Submitted by Jen Jones on Mon, 11/29/2010 - 8:45am
There’s no way around it: the United States is a nation of givers. Time and time again, studies have shown that approximately 80% of Americans continued to give to religious and/or secular charities despite the recent recession and its resultant job insecurity and high unemployment rates. But despite recent reports of an economic recovery, in recent months many more Americans are foregoing their charitable giving and feeling no shame about it.
In fact, according to a recent article in The Huffington Post, “The percentage of people who won't be making charitable donations this year has doubled to 12 percent—up from 6 percent in 2009—according a recent Harris Poll. The poll surveyed 2,620 adults in September about contributions in time and money, personal responsibility and corporate social responsibility. The results seem dismal for expecting charities this year. Many Americans said they are giving smaller amounts and to fewer organizations, and less than a quarter feel they “have a personal responsibility to make the world a better place by being actively involved in various issues.’”
The same information revealed that despite the plummet in charitable giving stats, more people are instead volunteering with their favorite charitable organizations in 2010, up 2% from the previous year. This inclination to give time instead of cash could be revealing a general uneasiness about our current economic environment—an environment where joblessness and bankruptcy remain rampant.
If you’re an average altruistic American facing the prospect of insolvency or bankruptcy and are feeling reluctant to give as you have in previous years, take heart. It’s important to understand that bankruptcy laws protect your rights to donate to charities as well as those same charities’ rights to keep your donations. In fact, debtors taking the ‘means test’ to determine whether they can file for Chapter 7 bankruptcy can allocate as much of their income to charity as desired as long as their charitable giving is in accordance with what they’ve done in previous years. The same is also true for Chapter 13 filers: they can actually use charitable contributions to reduce their disposable monthly income, and more importantly, reduce their monthly plan payment.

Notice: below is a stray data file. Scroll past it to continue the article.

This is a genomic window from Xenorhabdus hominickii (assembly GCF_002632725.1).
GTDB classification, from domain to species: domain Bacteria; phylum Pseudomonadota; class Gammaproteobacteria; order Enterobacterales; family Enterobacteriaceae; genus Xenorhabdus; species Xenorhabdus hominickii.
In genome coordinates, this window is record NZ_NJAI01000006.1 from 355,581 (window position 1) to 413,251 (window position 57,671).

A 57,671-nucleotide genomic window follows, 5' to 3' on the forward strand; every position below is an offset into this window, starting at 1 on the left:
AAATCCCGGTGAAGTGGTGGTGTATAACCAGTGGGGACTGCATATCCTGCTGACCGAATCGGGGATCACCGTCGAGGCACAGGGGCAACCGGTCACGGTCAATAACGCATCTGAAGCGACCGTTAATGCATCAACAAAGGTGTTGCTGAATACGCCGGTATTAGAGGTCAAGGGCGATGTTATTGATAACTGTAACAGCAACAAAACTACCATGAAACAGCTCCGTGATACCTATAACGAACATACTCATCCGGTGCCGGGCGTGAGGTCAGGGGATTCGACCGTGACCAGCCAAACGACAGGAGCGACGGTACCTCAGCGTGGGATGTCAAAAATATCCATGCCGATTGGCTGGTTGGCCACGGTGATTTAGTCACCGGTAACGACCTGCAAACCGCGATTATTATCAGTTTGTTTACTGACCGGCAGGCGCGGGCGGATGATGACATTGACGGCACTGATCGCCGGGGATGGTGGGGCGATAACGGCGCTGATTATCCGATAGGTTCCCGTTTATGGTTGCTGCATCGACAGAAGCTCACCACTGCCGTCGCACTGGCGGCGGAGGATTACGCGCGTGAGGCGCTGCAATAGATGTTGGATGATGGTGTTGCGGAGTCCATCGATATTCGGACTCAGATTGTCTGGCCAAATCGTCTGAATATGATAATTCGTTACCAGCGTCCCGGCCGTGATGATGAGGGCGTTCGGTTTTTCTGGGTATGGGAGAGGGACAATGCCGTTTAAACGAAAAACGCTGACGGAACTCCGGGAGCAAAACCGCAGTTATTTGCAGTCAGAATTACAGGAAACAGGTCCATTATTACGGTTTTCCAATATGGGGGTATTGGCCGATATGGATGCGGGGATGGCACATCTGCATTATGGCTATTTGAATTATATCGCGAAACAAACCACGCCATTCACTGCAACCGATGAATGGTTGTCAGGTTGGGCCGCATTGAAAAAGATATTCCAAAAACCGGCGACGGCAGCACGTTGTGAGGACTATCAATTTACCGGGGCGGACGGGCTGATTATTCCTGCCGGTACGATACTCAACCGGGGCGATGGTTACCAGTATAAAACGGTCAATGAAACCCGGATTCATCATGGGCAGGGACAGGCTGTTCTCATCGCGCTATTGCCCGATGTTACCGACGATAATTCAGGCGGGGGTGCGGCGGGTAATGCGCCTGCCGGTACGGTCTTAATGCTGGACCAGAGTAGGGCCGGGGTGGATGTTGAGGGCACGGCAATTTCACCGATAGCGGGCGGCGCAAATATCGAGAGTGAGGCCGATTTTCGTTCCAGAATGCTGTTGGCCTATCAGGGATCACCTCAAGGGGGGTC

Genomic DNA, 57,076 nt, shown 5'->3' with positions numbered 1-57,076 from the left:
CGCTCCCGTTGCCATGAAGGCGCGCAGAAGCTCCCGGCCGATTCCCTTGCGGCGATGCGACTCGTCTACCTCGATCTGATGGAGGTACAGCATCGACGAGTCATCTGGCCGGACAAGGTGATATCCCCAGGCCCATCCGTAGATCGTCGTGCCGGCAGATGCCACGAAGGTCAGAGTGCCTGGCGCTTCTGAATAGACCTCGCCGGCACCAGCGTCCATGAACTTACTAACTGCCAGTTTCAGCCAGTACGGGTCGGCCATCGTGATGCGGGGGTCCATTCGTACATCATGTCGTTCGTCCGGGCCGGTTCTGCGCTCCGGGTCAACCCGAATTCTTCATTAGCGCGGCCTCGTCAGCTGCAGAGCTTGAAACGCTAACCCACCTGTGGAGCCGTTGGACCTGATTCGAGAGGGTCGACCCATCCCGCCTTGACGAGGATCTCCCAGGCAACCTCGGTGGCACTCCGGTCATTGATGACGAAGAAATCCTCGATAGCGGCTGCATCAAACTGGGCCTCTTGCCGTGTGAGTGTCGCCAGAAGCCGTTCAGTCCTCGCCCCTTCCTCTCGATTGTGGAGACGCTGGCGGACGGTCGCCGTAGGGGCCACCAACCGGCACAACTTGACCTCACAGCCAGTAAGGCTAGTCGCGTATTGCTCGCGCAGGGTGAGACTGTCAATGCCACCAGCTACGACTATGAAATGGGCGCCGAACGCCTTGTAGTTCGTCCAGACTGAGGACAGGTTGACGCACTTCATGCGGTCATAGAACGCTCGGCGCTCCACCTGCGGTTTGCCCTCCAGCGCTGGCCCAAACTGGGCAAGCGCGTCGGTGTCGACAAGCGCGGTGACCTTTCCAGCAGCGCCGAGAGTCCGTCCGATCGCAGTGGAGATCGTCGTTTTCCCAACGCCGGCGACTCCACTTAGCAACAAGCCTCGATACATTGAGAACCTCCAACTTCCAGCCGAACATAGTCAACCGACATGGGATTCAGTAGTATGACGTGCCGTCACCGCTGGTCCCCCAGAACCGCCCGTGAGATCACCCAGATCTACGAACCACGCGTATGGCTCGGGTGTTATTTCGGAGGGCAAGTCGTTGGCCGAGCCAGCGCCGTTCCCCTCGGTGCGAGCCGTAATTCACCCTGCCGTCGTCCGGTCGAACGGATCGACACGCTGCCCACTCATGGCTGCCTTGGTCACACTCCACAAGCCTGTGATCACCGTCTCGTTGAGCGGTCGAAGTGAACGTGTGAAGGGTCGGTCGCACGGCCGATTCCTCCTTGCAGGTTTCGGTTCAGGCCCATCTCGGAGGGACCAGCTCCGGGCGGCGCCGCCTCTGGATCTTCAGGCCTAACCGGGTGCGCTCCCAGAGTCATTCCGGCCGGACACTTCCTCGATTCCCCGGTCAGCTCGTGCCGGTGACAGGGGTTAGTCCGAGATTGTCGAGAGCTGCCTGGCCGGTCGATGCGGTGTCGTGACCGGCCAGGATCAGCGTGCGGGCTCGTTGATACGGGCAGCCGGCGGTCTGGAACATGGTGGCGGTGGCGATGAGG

So, if it has become common practice to donate money to your church or other secular charity over the years, declaring bankruptcy should not hinder your ability to provide that same amount of financial support. In fact, bankruptcy fortifies this support, making it easier for you to give to an organization that really matters to you by freeing up funds from debt dissolution elsewhere. In short, bankruptcy makes giving back to your church, community or other favorite charity more possible.
Want to free up your budget to not only give back but also to get back on the road to financial freed? Want to find out more about how bankruptcy protects charitable givers—givers who may end up needing help themselves? Check it out with the Law Offices of John T. Orcutt. In North Carolina, call for a totally FREE consultation at +1-919-646-2654 or visit their website at www.billsbills.com for tons of information about every aspect of bankruptcy and bankruptcy law.
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